Content and Language Integrated Learning – CLIL


Content and Language Integrated Learning – CLIL


The cross-curricular program CLIL is currently growing in popularity throughout the world. Its four central claims are: CLIL leads to greater linguistic proficiency; it boosts motivation; it is suitable for learners of all abilities and that it leads to greater intercultural awareness.  In this article I shall discuss these four claims and their benefits to education and also some of the possible limitations within the learning approach both theoretically and methodolically and some possible solutions to an approach that offers great possibilities.

What is CLIL?

The acroymn CLIL was coined in Europe in 1994 by David Marsh to describe any language approach in which a second language is used for the teaching and learning of a non-language subject matter, with language and content having an equal and benefical role. (Marsh 2002). The methodology of CLIL is distintive from immersion teaching and content-based instruction. CLIL aims to integrate language and content, rather than isolate language from content such as EAL*. Both language and content are given equal importance and the student is able to gain proficency in both (Eurydice 2005: 7) because the student learns the language through the content. Another benefical factor of this learning approach is that  it offers a cross-cultural education and the student is enabled to gain access to a foreign or second langauge within a more meaningful context.

CLIL’s theoretical approach is referred to as the 4C model. It is an holistic approach where content, communication, cognition and culture are interconnected  and explictable only by the reference to the whole. For CLIL to be fully effective, it needs to work on five skills simultaneously: progression in knowledge, skills and understanding of content, engagement in higher order cognitive processing, interaction in the communicative context, development of appropriate communication skills and acquisition of a deepening intercultural awareness (Coyle et al 2010)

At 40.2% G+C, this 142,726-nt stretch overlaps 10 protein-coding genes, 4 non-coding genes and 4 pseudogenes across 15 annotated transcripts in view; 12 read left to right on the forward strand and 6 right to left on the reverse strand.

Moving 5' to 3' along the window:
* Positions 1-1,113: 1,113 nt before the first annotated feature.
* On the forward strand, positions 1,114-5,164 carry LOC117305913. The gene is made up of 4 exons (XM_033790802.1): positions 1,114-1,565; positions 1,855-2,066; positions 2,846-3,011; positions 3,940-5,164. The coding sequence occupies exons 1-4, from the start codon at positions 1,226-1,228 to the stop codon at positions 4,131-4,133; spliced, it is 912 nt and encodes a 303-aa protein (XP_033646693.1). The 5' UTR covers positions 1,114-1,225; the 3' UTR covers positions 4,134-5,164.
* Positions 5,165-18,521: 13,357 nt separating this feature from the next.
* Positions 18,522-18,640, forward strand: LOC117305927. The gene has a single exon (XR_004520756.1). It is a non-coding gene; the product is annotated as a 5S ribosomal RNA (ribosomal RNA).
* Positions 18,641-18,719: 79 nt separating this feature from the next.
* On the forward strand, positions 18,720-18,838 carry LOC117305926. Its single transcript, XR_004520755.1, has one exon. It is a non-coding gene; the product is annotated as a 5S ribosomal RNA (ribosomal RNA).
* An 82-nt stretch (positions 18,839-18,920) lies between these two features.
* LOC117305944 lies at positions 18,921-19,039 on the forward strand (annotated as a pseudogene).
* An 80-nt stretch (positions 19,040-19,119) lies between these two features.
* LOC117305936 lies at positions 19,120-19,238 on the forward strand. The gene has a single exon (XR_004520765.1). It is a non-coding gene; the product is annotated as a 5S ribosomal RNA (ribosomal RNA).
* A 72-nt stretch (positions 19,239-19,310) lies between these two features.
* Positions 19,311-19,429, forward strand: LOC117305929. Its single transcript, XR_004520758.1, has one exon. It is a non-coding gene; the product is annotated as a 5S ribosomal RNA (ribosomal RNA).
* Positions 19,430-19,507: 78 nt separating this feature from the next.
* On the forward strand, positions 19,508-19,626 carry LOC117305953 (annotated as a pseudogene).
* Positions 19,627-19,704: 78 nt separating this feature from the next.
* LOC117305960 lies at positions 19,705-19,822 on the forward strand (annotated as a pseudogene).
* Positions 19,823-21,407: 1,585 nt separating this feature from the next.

EAL can often have a lack of relevance and therefore this can demotivate the learner and twart progression. Conversely, CLIL, by rejoining language and cognitive development can motivate the learner and enable a more meaningful progression. (Lasagabaster 2009). CLIL provides learners with a more substantial and relevant learning environment which in turn enriches their learning and produces better results. (Lyster 2007, Krashen 1985, Lightbown and Spada 2006). CLIL revitalizes content teaching by promoting with a constructivist approach which proposes that knowledge is constructed through personal experience and hyothesis of the environment and by also recognising language as a fundamental part of the learning process.

* EAL – English as an additional language (refers to the teaching of English in schools to children whose first language is not English, in the UK and Ireland)

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